Difference between revisions of "Racial profiling controversy"

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'''Racial profiling''' is the use of race in a "[[profile]]" of a suspected criminal. Wherever police have served a mixed-race population, the race of suspects has always been used, because race (or [[skin color]]) is one of the most prominent characteristic of a person, along with sex and age.
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'''Racial profiling''' is the use of race in [[profiling]] a suspected criminal. Wherever police have served a mixed-race population, the race of suspects has always been used, because race (or [[skin color]]) is one of the most prominent characteristic of a person, along with sex and age.
  
 
The use of race in profiling came under fire when protest groups began to complain that police were making sweeps or traffic stops based mainly on race, and thus discriminating against innocent people. Such practices as stopping all blacks for questioning - when no particular crime was being investigated - came into question.
 
The use of race in profiling came under fire when protest groups began to complain that police were making sweeps or traffic stops based mainly on race, and thus discriminating against innocent people. Such practices as stopping all blacks for questioning - when no particular crime was being investigated - came into question.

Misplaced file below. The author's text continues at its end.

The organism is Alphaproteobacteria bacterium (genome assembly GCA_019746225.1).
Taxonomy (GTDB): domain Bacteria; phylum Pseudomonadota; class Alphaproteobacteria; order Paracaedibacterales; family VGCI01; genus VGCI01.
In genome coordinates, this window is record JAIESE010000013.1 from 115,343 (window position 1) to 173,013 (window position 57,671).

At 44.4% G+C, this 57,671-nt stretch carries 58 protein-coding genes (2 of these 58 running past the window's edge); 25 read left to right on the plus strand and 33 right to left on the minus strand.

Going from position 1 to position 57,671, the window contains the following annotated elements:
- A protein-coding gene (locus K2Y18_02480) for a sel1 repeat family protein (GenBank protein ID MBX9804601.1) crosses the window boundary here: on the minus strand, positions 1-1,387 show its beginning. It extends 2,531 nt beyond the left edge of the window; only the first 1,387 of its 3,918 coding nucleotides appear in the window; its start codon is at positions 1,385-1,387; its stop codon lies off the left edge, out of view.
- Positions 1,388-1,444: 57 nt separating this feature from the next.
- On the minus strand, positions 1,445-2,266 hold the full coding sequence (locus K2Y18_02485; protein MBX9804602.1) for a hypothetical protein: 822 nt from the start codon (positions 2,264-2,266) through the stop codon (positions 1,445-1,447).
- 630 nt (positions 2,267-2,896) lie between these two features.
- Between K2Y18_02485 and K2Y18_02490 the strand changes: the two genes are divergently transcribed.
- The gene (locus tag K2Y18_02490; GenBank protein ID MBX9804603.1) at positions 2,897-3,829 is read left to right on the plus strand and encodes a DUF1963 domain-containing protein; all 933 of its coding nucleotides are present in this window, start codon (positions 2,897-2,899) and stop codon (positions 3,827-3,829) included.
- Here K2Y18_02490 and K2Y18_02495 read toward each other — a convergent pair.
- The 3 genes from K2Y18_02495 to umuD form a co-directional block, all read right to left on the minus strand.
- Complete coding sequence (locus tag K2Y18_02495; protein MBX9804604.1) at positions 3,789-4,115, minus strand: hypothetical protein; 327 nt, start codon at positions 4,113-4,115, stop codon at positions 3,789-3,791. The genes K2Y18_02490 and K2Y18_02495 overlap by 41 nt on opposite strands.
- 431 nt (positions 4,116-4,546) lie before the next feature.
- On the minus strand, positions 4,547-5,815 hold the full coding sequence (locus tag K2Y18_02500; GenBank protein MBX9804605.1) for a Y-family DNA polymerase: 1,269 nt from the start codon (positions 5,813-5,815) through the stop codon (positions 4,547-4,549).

Revision as of 20:30, 9 March 2009

Racial profiling is the use of race in profiling a suspected criminal. Wherever police have served a mixed-race population, the race of suspects has always been used, because race (or skin color) is one of the most prominent characteristic of a person, along with sex and age.

The use of race in profiling came under fire when protest groups began to complain that police were making sweeps or traffic stops based mainly on race, and thus discriminating against innocent people. Such practices as stopping all blacks for questioning - when no particular crime was being investigated - came into question.

In reaction, many police forces and even the FBI began to be leery of being accused of stereotyping. The most prominent case in the tragic run-up to 9-11, when the FBI had cause to suspect a flight student. The FBI agent handling the case was told by their supervisor not to seek a warrant, even though the Arabic-looking man only wanted to learn how to steer a Boeing 747 but not do takeoffs or landings.

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